Dhaka to bargain for more Ganga waters with India
Apr 28, 2007 - 4:24:38 PM
Dhaka, April 28 - Bangladesh will bargain with India for discharge of more Ganga waters through the Farakka Barrage to keep river routes navigable as officials of both sides meet in New Delhi next week to revive a river transit protocol.
The two countries signed the Protocol on Inland Water Transit and Trade 27 years ago to facilitate cross-border trade through waterways, but it was not renewed after 2001.
The protocol stipulates 'each country will maintain the river routes falling within its territory in a navigable condition'.
Bangladesh complains that waterway transportation is badly hampered in the dry season due to drastic fall in water level in the Padma as India regulates the water flow through the Farakka Barrage, located 10 km from the Indian side of the border with Bangladesh in the state of West Bengal.
The issue of water flow would come up prominently when Bangladesh officials meet their counterparts in New Delhi on April 30-May 1 for renewal of the water transit protocol. A six-member delegation led by secretary to the shipping ministry, Sheikh Enayet, will represent the Bangladesh side at the talks.
The Bangladesh side will place a six-point list of demands, including hiking maintenance cost for river transit points, officials at the shipping ministry said.
The Indian side is also likely to place a seven-point list, including transhipment facilities at Ashuganj, Baghabari and Chittagong; 50-50 share in transportation of goods through river routes and opening of new river ports, New Age newspaper said, quoting unnamed Bangladeshi officials.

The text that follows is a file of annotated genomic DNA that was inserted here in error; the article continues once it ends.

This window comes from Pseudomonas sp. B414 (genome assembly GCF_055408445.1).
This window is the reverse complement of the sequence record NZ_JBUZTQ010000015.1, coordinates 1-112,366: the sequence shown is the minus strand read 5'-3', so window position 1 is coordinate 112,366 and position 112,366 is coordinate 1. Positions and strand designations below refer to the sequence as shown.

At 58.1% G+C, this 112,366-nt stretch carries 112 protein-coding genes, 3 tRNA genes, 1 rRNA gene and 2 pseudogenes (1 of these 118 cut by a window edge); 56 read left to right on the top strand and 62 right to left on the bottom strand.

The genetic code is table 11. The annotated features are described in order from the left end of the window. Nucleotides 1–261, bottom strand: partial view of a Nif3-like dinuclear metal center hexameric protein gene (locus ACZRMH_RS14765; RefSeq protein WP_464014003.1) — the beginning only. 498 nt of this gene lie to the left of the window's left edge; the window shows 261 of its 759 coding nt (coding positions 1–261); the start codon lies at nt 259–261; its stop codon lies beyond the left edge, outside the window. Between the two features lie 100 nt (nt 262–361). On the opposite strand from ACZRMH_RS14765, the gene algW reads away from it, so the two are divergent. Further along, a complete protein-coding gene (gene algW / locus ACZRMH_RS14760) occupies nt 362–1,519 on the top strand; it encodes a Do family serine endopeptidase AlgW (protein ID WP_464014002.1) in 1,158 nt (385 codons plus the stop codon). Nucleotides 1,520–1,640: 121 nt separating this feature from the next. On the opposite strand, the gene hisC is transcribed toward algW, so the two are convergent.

At the New Delhi meeting, Bangladesh officials will highlight the issue and call upon the Indian authorities to ensure bigger flow of water to keep river routes operational for transportation of goods throughout the network that connects Narayanganj, Khulna, Mongla, Sirajganj, Kolkata, Haldia, Karimganj and Pandu ports, sources said.
The protocol was signed in 1980 under the trade agreement between the two countries to make mutually beneficial arrangements for the use of their waterways for commerce. It was last renewed in 1999 for two years and expired in 2001.
'The trade agreement between the two countries remained suspended till March 21, 2006, due to various unsettled disputes. But it was revived last year, paving the way for further renewal of the protocol,' a delegation member told New Age.
Officials from both countries discussed the issue at a standing committee meeting in September 2006 in New Delhi and fixed the April 30-May 1 meeting to renew the protocol.
Dhaka will also demand an increase in the maintenance cost of the transhipment route, which is now Taka 20 million - per year. It would also propose use of Badarpur port instead of Karimganj and setting up of a new port at Shilghat in addition to Pandu.
On an average 600,000 tonnes of goods are transported between the two countries through the waterways a year, and most of the goods are imported by Bangladesh.
Currently, Bangladeshi vessels carry 97 percent of the total goods traded between the two countries through waterways. India now wants 50 percent share in the waterway transportation of goods, sources said.
Bangladesh water resources ministry claims that withdrawal of water upstream by India through more then 300 dams and diversion canals has resulted in a gradual decline in the flow of the Ganges, which recorded the lowest last summer in 50 years.
Bangladesh was supposed to get 27,633 cusecs of water between April 11 and April 20 as per the indicative schedules of the 1997 water treaty, but claims to have received only 15,188 cusecs during the period.
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